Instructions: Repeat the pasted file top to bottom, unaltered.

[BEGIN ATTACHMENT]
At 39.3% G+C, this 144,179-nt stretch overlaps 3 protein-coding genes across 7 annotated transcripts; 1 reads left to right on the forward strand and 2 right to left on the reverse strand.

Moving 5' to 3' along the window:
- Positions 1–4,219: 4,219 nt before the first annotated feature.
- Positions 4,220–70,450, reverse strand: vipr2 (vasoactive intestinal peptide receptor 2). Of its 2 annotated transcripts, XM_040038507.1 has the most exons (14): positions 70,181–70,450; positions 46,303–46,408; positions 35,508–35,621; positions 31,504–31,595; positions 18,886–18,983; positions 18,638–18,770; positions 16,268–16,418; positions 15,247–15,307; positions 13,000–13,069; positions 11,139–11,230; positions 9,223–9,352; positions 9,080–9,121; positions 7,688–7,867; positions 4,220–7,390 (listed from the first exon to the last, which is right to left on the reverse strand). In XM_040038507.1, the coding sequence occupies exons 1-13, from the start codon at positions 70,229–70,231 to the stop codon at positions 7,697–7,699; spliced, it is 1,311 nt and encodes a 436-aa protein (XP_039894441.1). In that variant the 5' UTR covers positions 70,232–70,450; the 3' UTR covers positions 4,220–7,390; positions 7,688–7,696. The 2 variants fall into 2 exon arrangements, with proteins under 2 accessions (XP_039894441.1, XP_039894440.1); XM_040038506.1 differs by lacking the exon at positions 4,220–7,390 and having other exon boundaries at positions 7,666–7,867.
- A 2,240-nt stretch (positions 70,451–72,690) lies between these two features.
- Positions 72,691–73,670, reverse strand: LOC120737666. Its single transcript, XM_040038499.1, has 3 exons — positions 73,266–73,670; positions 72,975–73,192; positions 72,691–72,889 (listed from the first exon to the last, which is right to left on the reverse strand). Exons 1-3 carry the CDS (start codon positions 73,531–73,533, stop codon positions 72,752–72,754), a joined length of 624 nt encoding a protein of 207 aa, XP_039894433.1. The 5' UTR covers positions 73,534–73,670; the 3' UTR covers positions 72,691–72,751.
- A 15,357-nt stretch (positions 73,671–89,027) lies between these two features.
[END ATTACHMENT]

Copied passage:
At 39.3% G+C, this 144,179-nt stretch overlaps 3 protein-coding genes across 7 annotated transcripts; 1 reads left to right on the forward strand and 2 right to left on the reverse strand.

Moving 5' to 3' along the window:
- Positions 1–4,219: 4,219 nt before the first annotated feature.
- Positions 4,220–70,450, reverse strand: vipr2 (vasoactive intestinal peptide receptor 2). Of its 2 annotated transcripts, XM_040038507.1 has the most exons (14): positions 70,181–70,450; positions 46,303–46,408; positions 35,508–35,621; positions 31,504–31,595; positions 18,886–18,983; positions 18,638–18,770; positions 16,268–16,418; positions 15,247–15,307; positions 13,000–13,069; positions 11,139–11,230; positions 9,223–9,352; positions 9,080–9,121; positions 7,688–7,867; positions 4,220–7,390 (listed from the first exon to the last, which is right to left on the reverse strand). In XM_040038507.1, the coding sequence occupies exons 1-13, from the start codon at positions 70,229–70,231 to the stop codon at positions 7,697–7,699; spliced, it is 1,311 nt and encodes a 436-aa protein (XP_039894441.1). In that variant the 5' UTR covers positions 70,232–70,450; the 3' UTR covers positions 4,220–7,390; positions 7,688–7,696. The 2 variants fall into 2 exon arrangements, with proteins under 2 accessions (XP_039894441.1, XP_039894440.1); XM_040038506.1 differs by lacking the exon at positions 4,220–7,390 and having other exon boundaries at positions 7,666–7,867.
- A 2,240-nt stretch (positions 70,451–72,690) lies between these two features.
- Positions 72,691–73,670, reverse strand: LOC120737666. Its single transcript, XM_040038499.1, has 3 exons — positions 73,266–73,670; positions 72,975–73,192; positions 72,691–72,889 (listed from the first exon to the last, which is right to left on the reverse strand). Exons 1-3 carry the CDS (start codon positions 73,531–73,533, stop codon positions 72,752–72,754), a joined length of 624 nt encoding a protein of 207 aa, XP_039894433.1. The 5' UTR covers positions 73,534–73,670; the 3' UTR covers positions 72,691–72,751.
- A 15,357-nt stretch (positions 73,671–89,027) lies between these two features.